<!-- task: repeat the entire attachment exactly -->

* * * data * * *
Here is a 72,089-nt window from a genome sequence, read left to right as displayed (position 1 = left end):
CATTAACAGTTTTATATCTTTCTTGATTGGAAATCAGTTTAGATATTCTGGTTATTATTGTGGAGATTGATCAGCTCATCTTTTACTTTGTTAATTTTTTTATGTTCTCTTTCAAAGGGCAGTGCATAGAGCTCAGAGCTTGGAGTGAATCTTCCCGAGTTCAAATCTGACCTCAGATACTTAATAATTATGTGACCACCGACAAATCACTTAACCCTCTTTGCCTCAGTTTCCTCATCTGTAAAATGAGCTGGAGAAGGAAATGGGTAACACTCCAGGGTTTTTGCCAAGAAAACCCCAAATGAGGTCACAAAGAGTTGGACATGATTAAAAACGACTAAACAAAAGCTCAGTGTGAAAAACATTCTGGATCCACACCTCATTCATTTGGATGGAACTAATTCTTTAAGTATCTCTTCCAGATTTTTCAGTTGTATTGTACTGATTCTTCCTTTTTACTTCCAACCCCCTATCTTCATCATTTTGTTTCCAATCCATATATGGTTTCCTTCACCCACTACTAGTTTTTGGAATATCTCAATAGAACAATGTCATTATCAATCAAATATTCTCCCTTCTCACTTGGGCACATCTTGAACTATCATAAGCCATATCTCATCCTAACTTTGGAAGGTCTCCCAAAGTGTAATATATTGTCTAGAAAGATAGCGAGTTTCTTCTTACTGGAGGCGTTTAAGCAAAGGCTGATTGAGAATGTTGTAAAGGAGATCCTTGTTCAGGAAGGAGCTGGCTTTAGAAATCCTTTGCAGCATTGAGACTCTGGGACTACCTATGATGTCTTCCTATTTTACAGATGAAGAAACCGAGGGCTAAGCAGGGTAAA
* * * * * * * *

Here is a 72,089-nt window from a genome sequence, read left to right as displayed (position 1 = left end):
CATTAACAGTTTTATATCTTTCTTGATTGGAAATCAGTTTAGATATTCTGGTTATTATTGTGGAGATTGATCAGCTCATCTTTTACTTTGTTAATTTTTTTATGTTCTCTTTCAAAGGGCAGTGCATAGAGCTCAGAGCTTGGAGTGAATCTTCCCGAGTTCAAATCTGACCTCAGATACTTAATAATTATGTGACCACCGACAAATCACTTAACCCTCTTTGCCTCAGTTTCCTCATCTGTAAAATGAGCTGGAGAAGGAAATGGGTAACACTCCAGGGTTTTTGCCAAGAAAACCCCAAATGAGGTCACAAAGAGTTGGACATGATTAAAAACGACTAAACAAAAGCTCAGTGTGAAAAACATTCTGGATCCACACCTCATTCATTTGGATGGAACTAATTCTTTAAGTATCTCTTCCAGATTTTTCAGTTGTATTGTACTGATTCTTCCTTTTTACTTCCAACCCCCTATCTTCATCATTTTGTTTCCAATCCATATATGGTTTCCTTCACCCACTACTAGTTTTTGGAATATCTCAATAGAACAATGTCATTATCAATCAAATATTCTCCCTTCTCACTTGGGCACATCTTGAACTATCATAAGCCATATCTCATCCTAACTTTGGAAGGTCTCCCAAAGTGTAATATATTGTCTAGAAAGATAGCGAGTTTCTTCTTACTGGAGGCGTTTAAGCAAAGGCTGATTGAGAATGTTGTAAAGGAGATCCTTGTTCAGGAAGGAGCTGGCTTTAGAAATCCTTTGCAGCATTGAGACTCTGGGACTACCTATGATGTCTTCCTATTTTACAGATGAAGAAACCGAGGGCTAAGCAGGGTAAA